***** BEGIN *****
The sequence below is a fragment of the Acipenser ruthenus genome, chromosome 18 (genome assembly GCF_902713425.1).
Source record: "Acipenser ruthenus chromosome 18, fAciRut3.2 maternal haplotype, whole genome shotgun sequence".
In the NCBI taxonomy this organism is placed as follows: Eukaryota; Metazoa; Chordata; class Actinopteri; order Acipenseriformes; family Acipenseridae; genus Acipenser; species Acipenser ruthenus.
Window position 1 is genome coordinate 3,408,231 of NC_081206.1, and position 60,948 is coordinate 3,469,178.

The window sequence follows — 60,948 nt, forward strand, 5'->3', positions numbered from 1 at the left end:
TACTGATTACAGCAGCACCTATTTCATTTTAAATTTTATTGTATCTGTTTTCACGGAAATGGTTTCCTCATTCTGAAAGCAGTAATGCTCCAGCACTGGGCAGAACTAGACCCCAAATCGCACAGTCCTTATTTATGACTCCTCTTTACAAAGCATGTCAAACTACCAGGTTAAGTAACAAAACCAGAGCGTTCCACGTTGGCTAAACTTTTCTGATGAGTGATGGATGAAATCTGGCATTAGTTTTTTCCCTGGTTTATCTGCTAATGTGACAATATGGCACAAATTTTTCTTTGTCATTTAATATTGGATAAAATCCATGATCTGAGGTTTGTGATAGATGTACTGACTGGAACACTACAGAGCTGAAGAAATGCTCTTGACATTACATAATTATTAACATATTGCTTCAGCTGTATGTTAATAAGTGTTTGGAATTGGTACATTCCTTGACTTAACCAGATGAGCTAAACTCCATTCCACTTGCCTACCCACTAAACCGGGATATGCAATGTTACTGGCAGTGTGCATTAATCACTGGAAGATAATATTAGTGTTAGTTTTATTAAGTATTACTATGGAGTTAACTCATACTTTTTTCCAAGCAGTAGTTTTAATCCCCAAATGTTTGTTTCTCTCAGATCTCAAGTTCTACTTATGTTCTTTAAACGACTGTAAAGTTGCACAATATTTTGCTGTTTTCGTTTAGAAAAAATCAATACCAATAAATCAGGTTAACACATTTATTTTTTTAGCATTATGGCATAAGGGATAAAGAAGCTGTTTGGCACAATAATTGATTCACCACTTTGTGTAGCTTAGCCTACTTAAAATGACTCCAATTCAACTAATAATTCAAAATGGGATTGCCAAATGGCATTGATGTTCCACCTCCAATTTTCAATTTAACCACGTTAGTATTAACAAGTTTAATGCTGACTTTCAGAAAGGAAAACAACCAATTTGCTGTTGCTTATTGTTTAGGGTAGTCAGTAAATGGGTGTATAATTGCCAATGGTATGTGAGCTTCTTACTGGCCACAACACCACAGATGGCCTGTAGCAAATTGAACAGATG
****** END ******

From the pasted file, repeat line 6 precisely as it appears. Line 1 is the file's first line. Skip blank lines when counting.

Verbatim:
TACTGATTACAGCAGCACCTATTTCATTTTAAATTTTATTGTATCTGTTTTCACGGAAATGGTTTCCTCATTCTGAAAGCAGTAATGCTCCAGCACTGGGCAGAACTAGACCCCAAATCGCACAGTCCTTATTTATGACTCCTCTTTACAAAGCATGTCAAACTACCAGGTTAAGTAACAAAACCAGAGCGTTCCACGTTGGCTAAACTTTTCTGATGAGTGATGGATGAAATCTGGCATTAGTTTTTTCCCTGGTTTATCTGCTAATGTGACAATATGGCACAAATTTTTCTTTGTCATTTAATATTGGATAAAATCCATGATCTGAGGTTTGTGATAGATGTACTGACTGGAACACTACAGAGCTGAAGAAATGCTCTTGACATTACATAATTATTAACATATTGCTTCAGCTGTATGTTAATAAGTGTTTGGAATTGGTACATTCCTTGACTTAACCAGATGAGCTAAACTCCATTCCACTTGCCTACCCACTAAACCGGGATATGCAATGTTACTGGCAGTGTGCATTAATCACTGGAAGATAATATTAGTGTTAGTTTTATTAAGTATTACTATGGAGTTAACTCATACTTTTTTCCAAGCAGTAGTTTTAATCCCCAAATGTTTGTTTCTCTCAGATCTCAAGTTCTACTTATGTTCTTTAAACGACTGTAAAGTTGCACAATATTTTGCTGTTTTCGTTTAGAAAAAATCAATACCAATAAATCAGGTTAACACATTTATTTTTTTAGCATTATGGCATAAGGGATAAAGAAGCTGTTTGGCACAATAATTGATTCACCACTTTGTGTAGCTTAGCCTACTTAAAATGACTCCAATTCAACTAATAATTCAAAATGGGATTGCCAAATGGCATTGATGTTCCACCTCCAATTTTCAATTTAACCACGTTAGTATTAACAAGTTTAATGCTGACTTTCAGAAAGGAAAACAACCAATTTGCTGTTGCTTATTGTTTAGGGTAGTCAGTAAATGGGTGTATAATTGCCAATGGTATGTGAGCTTCTTACTGGCCACAACACCACAGATGGCCTGTAGCAAATTGAACAGATG